“We founded History Matters believing that our past is vital for our future. This is never more critical than after the devastation left by Hurricanes Harvey. Now, historic preservation is more important than ever. Why? Because history matters.” – Steve and Elizabeth Berry
Houston, Texas (PRWEB) September 26, 2017
The San Jacinto Museum of History Association’s eleventh Special Evening with Texas History, on November 2, is sure to be memorable with Elizabeth and Steve Berry, who are being honored for their contributions to history through their Houston Matters Foundation.
The annual fundraising event from 6 to 8:30 p.m. includes a cocktail reception and hors d’oeuvres; presentation of the San Jacinto Star Award to Steve and Elizabeth Berry; recognition of Congressional Medal of Honor recipient Master Sergeant Roy P. Benavidez and a salute to veterans; a gourmet seated dinner celebrating the 181st anniversary of Texas Independence; a special viewing of exhibits; and rides to the monument’s Observation Floor for a spectacular nighttime view of downtown Houston, the Ship Channel and the Battleship Texas.
The Berrys are being honored for their work with History Matters, a foundation they created dedicated to historic preservation. Since 2009, the couple has traveled throughout the country to save endangered historic treasures—raising money via lectures, receptions, galas, luncheons, dinners and their popular writers’ workshops.
Held for aspiring authors across the nation, all money raised from these writer workshops is donated to local history projects. The Berrys have raised more than $1,000,000 for organizations such as the Smithsonian Institution libraries, the Lincoln Log Cabin, the Library of Virginia, the Mark Twain House & Museum, and dozens of other projects related to the heritage of the United States. Their devotion to historic preservation has been recognized by many organizations.
Along with History Matters, Elizabeth is the executive director of International Thriller Writers (ITW), a trade group of more than 4,000 international thriller writers. She is also co-founder of 1001 Dark Nights, a marketing company that works to brand authors and expand readership within the romance genre. She serves on the Education Committee for the Smithsonian Libraries Board.
Steve is the New York Times and #1 internationally bestselling author of 12 Cotton Malone adventures and 4 stand-alone novels “that seamlessly weave together fact and fiction, history and the present.” His books have been translated into 40 languages with over 22,000,000 copies in 51 countries. Before becoming a historical novelist, Berry was a trial lawyer for 30 years and held elective office for 14 of those years. He is a founding member of ITW and served three years as its co-president.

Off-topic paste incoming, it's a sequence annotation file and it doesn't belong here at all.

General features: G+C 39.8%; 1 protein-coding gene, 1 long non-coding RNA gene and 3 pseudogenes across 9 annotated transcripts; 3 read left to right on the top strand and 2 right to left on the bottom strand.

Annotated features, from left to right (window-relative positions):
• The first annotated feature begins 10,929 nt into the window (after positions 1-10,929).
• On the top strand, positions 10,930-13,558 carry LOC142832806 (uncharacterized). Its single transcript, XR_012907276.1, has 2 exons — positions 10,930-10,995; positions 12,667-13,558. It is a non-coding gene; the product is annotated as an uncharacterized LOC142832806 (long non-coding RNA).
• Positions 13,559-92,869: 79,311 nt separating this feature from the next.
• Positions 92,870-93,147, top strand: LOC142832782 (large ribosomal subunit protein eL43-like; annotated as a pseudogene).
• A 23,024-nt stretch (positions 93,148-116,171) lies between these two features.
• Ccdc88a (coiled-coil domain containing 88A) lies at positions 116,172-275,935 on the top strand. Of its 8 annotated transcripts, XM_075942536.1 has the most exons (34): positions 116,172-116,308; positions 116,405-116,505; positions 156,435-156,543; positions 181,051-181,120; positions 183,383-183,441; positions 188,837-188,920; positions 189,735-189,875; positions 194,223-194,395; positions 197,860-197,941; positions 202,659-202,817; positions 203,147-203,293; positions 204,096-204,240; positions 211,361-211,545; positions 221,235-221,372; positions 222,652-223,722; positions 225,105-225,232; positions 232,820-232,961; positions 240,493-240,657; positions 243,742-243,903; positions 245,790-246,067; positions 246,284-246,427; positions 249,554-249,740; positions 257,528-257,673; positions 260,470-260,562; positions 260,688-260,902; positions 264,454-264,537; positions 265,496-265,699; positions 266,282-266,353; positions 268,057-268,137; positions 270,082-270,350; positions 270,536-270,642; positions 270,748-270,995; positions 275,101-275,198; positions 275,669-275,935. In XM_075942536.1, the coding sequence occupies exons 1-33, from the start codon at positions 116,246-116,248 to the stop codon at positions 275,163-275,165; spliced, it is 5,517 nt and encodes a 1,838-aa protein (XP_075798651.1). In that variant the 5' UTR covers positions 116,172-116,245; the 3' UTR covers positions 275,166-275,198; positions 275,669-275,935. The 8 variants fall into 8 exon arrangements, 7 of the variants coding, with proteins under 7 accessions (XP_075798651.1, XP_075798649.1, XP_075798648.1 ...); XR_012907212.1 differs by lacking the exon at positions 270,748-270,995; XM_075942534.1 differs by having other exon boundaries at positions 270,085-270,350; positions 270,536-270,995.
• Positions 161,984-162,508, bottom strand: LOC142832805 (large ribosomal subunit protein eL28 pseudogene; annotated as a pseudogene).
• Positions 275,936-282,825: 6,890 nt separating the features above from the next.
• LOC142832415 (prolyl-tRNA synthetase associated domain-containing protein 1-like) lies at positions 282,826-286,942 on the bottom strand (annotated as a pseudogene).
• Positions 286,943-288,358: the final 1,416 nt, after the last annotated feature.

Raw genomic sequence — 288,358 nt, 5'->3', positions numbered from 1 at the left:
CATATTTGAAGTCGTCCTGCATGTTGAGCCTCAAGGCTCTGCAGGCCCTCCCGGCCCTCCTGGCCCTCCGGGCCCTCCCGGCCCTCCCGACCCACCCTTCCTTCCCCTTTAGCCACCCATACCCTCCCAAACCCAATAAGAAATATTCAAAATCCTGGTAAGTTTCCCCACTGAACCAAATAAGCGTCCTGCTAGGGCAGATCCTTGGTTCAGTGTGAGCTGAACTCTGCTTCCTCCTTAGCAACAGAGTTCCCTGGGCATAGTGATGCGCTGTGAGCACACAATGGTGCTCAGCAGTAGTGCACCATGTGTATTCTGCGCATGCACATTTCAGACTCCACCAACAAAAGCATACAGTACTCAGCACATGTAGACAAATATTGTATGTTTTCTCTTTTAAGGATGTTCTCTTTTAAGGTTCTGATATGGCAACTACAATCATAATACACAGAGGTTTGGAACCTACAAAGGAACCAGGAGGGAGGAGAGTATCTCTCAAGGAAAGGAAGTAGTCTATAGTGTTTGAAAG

All funds raised from this event support conservation, exhibits, research, educational programs and the theatre of the San Jacinto Museum of History.
The Special Evening with Texas History takes place on Thursday, November 2, from 6 to 8:30 p.m. at the San Jacinto Museum and Monument, One Monument Circle, Houston, Texas.
Advance reservations are required and can be made by contacting Carolyn Campbell at the museum at 281-479-2421 or firstname.lastname@example.org.
The San Jacinto Museum of History is a 501(c)(3) non-profit organization, the purpose of which is to collect and preserve significant materials relating to the early history and culture of Texas, its constituent ethnic groups, and the region, and promote the study of and appreciation for the role of Texas within American and world history through exhibits, publications, and educational programs.
The museum places special significance on interpreting the Texas Revolution and the Battle of San Jacinto, the period of the Republic of Texas, and the San Jacinto Battleground State Historic Park and associated sites.
Housed in the base of the San Jacinto Monument; the museum’s exhibits provide an overview of 400 years of Texas history, from the Spanish conquest through the beginning of the 20th century. Driven by its mission, the museum has acquired over 18,000 objects, 26,000 volumes and 160 linear feet of manuscript materials from Texas, New Spain, the United States, and Mexico.
The San Jacinto Museum and Monument are located on the 1,200-acre San Jacinto Battleground State Historic Site near Houston in the Pasadena/Deer Park/La Porte area. For more information, visit http://www.sanjacinto-museum.org.